Error checks explained using the CRaFT methodology.
When to use
Many modellers add checks as an afterthought. Basically, it is too late to create them then. While building a model, a developer knows what situation might break a formula. That is when a check should be created. When the issue is foremost in your mind, create the check there and then.
- Error checks – the model contains flawed logic or prima facie errors, e.g. Balance Sheet does not balance, cash in cashflow statement does not reconcile with the balance sheet, or the model contains #DIV/0! errors etc;
- Balance Sheets have to balance so this example will put an error check in to ensure it balances
- The formula =C6=C10 is pretty straightforward, but it is not recommended. Most financial models will have many time periods and therefore will need a check for each period. Further, that’s just one check out of many. It would be difficult reading through all of the error checks and making sure they all equal TRUE?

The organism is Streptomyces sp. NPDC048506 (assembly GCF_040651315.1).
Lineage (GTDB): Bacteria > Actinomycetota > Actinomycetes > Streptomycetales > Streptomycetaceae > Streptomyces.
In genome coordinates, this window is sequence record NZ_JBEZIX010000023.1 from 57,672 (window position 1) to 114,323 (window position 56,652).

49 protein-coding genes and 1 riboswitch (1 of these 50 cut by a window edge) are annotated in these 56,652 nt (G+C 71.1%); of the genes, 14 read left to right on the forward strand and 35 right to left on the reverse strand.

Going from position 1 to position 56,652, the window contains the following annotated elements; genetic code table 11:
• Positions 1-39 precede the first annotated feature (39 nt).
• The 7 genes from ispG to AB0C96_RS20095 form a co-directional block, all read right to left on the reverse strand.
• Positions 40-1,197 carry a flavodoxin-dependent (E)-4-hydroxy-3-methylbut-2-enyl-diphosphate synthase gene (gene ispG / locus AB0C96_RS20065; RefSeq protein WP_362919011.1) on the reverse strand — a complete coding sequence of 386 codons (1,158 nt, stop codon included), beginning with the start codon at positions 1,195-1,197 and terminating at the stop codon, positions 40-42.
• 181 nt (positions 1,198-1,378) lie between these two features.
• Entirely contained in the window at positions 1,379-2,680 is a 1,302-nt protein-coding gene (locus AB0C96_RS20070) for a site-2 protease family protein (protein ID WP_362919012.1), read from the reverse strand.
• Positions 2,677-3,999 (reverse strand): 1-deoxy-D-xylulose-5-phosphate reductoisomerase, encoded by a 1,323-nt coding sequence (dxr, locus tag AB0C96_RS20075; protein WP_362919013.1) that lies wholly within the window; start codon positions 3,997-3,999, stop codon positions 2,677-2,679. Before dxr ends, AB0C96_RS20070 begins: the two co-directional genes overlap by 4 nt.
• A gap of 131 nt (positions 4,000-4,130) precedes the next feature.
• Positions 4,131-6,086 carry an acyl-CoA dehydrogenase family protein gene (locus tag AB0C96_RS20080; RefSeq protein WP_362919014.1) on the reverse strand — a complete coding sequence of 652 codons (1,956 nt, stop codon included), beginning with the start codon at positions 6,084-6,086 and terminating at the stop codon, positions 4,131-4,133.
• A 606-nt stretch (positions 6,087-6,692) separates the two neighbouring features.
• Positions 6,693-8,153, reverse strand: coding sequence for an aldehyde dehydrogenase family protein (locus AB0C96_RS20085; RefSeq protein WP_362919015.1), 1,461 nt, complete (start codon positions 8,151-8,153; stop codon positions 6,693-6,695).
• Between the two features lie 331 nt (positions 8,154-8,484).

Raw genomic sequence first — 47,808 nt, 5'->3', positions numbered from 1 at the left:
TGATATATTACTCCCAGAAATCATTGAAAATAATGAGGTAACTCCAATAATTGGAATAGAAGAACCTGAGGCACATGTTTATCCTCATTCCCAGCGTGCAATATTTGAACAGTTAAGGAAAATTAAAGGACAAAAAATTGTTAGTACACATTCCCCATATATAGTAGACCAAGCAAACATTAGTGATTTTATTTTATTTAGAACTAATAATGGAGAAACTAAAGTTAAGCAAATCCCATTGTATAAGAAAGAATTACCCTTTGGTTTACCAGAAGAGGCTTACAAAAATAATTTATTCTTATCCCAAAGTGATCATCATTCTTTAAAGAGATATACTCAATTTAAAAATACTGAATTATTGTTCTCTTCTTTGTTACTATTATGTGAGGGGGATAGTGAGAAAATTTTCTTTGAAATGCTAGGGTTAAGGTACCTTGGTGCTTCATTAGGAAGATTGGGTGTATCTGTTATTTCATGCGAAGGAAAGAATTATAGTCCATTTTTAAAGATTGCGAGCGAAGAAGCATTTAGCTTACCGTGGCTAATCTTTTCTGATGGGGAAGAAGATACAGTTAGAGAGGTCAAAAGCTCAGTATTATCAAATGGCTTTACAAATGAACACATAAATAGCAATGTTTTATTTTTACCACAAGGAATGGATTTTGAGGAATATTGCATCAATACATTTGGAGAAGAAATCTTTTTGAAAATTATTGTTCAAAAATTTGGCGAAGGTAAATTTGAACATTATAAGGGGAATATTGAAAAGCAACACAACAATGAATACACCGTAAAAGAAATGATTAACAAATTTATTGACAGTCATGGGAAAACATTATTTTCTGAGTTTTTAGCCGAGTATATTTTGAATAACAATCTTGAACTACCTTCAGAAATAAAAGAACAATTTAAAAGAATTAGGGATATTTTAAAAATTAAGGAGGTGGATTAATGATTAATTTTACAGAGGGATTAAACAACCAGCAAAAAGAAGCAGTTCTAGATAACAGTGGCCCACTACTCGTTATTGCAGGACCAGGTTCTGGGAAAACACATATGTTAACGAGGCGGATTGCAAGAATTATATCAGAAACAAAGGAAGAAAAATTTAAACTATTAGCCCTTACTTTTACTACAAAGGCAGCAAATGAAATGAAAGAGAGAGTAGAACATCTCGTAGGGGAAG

- First thing is to put the formula in brackets and multiply the bracketed expression by 1:
- The Balance Check in this illustration, =(ROUND(C6-C10,5)<>0)*1 alerts when C6 (Net Assets) does not equal C10 (Total Equity) to five decimal places.
- In example, the reference in cell C5 no longer exists giving rise to an #REF! error. Unfortunately, this does happen in models.
- Therefore, if someone accidentally deletes a key reference, an error check could alert the modeler. The problem is, in the example above, while the check may show the alert as, #REF! is not necessarily the ideal way to display this. A better process is using the 1 / 0 system
- The Prima Facie check=IF(ISERROR(E6-E11),1,), provides the value 1 if Net Assets less Total Equity may not be evaluated.
- The Balance Check could now be updated to be =IF(E14<>0,0,(ROUND(E6-E11,5)<>0)*1)
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